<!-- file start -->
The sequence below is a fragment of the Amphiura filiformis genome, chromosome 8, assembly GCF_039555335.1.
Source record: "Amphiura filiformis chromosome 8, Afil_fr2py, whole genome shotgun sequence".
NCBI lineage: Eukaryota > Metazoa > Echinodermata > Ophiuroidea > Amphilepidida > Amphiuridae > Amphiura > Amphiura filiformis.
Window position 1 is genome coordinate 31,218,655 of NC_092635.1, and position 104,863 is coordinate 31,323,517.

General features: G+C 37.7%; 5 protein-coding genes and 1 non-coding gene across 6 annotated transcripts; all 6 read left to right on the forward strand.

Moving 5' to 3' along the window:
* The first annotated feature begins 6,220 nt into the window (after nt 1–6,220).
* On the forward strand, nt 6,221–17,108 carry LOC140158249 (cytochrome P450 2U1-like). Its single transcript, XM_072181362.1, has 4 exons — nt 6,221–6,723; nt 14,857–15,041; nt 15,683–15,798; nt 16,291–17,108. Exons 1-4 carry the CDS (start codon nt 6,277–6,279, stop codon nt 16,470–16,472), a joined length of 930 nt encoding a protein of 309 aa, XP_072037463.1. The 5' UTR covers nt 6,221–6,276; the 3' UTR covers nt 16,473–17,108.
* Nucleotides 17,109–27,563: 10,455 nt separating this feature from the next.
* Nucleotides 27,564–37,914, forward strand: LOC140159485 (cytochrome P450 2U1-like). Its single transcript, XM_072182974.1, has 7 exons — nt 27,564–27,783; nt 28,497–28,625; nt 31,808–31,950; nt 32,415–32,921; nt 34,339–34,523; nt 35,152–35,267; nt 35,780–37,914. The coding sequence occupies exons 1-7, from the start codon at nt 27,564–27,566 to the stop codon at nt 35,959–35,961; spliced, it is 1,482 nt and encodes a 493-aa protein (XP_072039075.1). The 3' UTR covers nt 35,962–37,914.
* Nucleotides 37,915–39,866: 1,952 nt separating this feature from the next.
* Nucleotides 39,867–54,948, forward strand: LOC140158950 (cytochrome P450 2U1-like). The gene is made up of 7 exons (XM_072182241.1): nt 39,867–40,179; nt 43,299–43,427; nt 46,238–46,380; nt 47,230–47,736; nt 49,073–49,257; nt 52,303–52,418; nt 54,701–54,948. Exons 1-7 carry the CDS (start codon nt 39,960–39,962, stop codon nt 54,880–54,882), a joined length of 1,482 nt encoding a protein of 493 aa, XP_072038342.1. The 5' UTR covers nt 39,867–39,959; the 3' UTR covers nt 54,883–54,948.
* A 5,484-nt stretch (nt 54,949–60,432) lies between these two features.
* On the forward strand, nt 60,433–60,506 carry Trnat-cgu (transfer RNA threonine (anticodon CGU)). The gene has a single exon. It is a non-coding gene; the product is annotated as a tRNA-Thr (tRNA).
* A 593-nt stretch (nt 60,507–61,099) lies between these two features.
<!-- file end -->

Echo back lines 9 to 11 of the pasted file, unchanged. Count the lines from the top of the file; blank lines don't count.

* Nucleotides 17,109–27,563: 10,455 nt separating this feature from the next.
* Nucleotides 27,564–37,914, forward strand: LOC140159485 (cytochrome P450 2U1-like). Its single transcript, XM_072182974.1, has 7 exons — nt 27,564–27,783; nt 28,497–28,625; nt 31,808–31,950; nt 32,415–32,921; nt 34,339–34,523; nt 35,152–35,267; nt 35,780–37,914. The coding sequence occupies exons 1-7, from the start codon at nt 27,564–27,566 to the stop codon at nt 35,959–35,961; spliced, it is 1,482 nt and encodes a 493-aa protein (XP_072039075.1). The 3' UTR covers nt 35,962–37,914.
* Nucleotides 37,915–39,866: 1,952 nt separating this feature from the next.